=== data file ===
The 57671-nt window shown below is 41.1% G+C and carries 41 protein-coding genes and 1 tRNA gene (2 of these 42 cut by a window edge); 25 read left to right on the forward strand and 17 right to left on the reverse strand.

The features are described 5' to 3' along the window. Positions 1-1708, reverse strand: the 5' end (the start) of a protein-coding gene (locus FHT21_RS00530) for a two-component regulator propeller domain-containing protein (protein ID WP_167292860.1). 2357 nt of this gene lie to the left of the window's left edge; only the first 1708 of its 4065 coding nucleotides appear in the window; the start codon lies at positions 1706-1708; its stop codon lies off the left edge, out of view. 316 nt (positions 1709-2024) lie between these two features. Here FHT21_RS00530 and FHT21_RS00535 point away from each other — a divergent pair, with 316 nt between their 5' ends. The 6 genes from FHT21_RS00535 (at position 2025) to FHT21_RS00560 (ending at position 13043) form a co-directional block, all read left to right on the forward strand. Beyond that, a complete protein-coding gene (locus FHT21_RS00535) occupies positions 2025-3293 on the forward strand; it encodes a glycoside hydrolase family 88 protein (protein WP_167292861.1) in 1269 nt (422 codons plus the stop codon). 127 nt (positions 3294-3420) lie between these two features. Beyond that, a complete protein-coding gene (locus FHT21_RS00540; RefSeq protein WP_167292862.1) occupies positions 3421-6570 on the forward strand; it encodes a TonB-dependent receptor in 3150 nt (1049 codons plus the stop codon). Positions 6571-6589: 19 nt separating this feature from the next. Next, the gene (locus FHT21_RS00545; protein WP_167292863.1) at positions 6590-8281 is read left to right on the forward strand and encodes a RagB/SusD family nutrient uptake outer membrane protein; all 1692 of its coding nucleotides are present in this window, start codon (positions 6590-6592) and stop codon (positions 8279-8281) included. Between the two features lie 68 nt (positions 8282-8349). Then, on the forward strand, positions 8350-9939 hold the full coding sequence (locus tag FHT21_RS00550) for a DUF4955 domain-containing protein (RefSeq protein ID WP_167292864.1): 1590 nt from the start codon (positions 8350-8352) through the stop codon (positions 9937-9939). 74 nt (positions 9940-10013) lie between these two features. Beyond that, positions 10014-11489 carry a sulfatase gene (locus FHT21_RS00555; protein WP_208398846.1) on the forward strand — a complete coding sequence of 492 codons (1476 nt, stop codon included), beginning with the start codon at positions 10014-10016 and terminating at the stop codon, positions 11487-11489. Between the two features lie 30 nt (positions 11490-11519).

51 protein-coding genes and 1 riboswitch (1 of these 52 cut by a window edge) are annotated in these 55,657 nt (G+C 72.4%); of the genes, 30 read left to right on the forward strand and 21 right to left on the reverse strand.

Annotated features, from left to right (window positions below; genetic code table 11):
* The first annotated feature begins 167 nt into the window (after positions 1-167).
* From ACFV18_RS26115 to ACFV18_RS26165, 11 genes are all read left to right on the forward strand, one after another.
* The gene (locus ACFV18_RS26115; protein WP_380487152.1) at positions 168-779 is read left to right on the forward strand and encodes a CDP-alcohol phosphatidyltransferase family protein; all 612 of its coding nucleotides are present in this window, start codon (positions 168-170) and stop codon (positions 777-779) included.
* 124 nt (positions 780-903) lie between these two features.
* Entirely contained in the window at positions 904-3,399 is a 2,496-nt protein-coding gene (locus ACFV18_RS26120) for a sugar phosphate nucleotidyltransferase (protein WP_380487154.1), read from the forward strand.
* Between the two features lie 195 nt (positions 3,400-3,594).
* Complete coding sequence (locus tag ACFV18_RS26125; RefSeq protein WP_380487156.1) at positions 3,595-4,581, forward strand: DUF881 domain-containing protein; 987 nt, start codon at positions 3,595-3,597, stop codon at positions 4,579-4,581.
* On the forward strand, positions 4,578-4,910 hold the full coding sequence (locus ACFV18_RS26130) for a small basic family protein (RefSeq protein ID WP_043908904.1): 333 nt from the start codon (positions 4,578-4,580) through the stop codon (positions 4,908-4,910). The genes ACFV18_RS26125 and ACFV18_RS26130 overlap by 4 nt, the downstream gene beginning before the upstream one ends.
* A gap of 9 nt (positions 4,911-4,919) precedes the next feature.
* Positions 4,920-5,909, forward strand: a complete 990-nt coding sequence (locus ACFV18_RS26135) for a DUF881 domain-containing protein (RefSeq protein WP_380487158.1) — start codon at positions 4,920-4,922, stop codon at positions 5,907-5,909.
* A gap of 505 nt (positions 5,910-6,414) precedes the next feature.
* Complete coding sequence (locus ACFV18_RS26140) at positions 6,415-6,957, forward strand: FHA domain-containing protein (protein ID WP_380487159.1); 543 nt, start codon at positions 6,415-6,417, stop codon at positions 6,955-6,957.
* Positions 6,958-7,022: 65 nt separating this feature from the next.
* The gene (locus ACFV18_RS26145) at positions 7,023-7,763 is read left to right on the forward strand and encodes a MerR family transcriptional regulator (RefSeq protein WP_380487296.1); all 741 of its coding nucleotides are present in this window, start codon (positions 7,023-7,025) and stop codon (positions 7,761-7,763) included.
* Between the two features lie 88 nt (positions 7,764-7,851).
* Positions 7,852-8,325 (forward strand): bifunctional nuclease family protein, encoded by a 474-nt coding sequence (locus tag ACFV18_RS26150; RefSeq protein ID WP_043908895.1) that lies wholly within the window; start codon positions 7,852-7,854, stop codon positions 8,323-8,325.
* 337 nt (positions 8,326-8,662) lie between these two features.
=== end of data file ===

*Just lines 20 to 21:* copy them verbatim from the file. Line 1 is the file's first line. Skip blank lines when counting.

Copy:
* Positions 7,852-8,325 (forward strand): bifunctional nuclease family protein, encoded by a 474-nt coding sequence (locus tag ACFV18_RS26150; RefSeq protein ID WP_043908895.1) that lies wholly within the window; start codon positions 7,852-7,854, stop codon positions 8,323-8,325.
* 337 nt (positions 8,326-8,662) lie between these two features.